“What?!” you say? Unfortunately, the natural chemicals and acidity in citrus peels and onions can kill worms and other microorganisms, which can slow down the decomposition in your pile. Plus, unless you chop them into tiny bits, citrus peels take forever to break down, which will delay how soon you can use your compost.

If you only occasionally throw citrus peels and onion scraps into your compost bin, it’s no big deal, but if you vermicompost or have worm bins (which is an amazingly convenient and odor-free way to compost if you are in an apartment), then citrus peels, onions and garlic scraps are a no-no, because they will harm your worms.

(Personally, I usually put my onion scraps into the freezer to use when I make stock, and use citrus peels to make non-toxic DIY house cleaning sprays instead.)

4. Fish and Meat Scraps

While technically they will decompose just fine, you really don’t want to add fish and meat scraps to the compost pile. Fish and meat are organic and will add nutrients to your garden, but unfortunately their smell will act like a magnet for any rats, mice, foxes, raccoons, or cats in the neighborhood (or even coyotes and bears, depending on where you live), who will ransack the compost to eat them.

The stink of rotting meat and fish could also really annoy you and your neighbors, too!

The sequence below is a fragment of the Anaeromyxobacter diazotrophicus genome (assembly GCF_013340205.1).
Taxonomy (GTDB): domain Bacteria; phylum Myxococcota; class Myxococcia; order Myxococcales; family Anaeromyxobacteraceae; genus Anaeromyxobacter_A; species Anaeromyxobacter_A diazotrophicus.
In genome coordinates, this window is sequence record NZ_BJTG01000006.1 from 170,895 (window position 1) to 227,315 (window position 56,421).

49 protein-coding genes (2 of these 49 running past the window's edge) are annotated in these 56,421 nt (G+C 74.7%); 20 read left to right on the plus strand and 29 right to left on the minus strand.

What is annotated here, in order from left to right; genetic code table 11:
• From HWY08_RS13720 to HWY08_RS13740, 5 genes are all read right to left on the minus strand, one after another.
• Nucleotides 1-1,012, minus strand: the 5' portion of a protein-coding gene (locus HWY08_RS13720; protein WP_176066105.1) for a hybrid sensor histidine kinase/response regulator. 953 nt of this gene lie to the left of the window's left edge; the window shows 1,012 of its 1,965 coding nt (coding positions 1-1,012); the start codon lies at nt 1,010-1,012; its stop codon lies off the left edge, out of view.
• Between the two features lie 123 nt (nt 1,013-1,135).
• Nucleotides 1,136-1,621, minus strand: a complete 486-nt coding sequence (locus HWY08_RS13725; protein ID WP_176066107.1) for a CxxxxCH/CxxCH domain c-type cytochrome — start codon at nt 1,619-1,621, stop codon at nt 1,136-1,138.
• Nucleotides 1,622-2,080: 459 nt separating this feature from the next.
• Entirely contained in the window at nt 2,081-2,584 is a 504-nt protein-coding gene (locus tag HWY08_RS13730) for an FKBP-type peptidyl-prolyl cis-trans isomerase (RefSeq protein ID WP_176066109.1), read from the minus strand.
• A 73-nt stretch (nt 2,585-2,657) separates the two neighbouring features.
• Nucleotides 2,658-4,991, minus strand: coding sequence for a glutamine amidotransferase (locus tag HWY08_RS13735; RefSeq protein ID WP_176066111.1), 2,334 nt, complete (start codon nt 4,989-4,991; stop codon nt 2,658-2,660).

5. Glossy or Coated Paper

Many paper products are potential compost fodder, especially soy-ink newspapers, old paper towels and tissues and even shredded cardboard. They are from trees, after all!

However, paper that has been treated with plastic-like coatings to make it bright, colorful and glossy, like magazines, won’t decompose properly, contains toxins, and is not appropriate for your compost pile.

6. Sticky Labels on Fruits and Vegetables

Those obnoxious little sticky labels and price tags on fruit and vegetables are made of “food-grade” plastic or vinyl, and do not biodegrade. (See Glossy Paper, above.) They are also easy to miss, which means they often end up trashing up your compost piles.

Municipal composters can’t handle them, either. In fact, at least one waste management company says PLU produce stickers are their biggest source of compost contamination.

Try to remove these stickers from fruit and veggie scraps before you put them in the compost pile.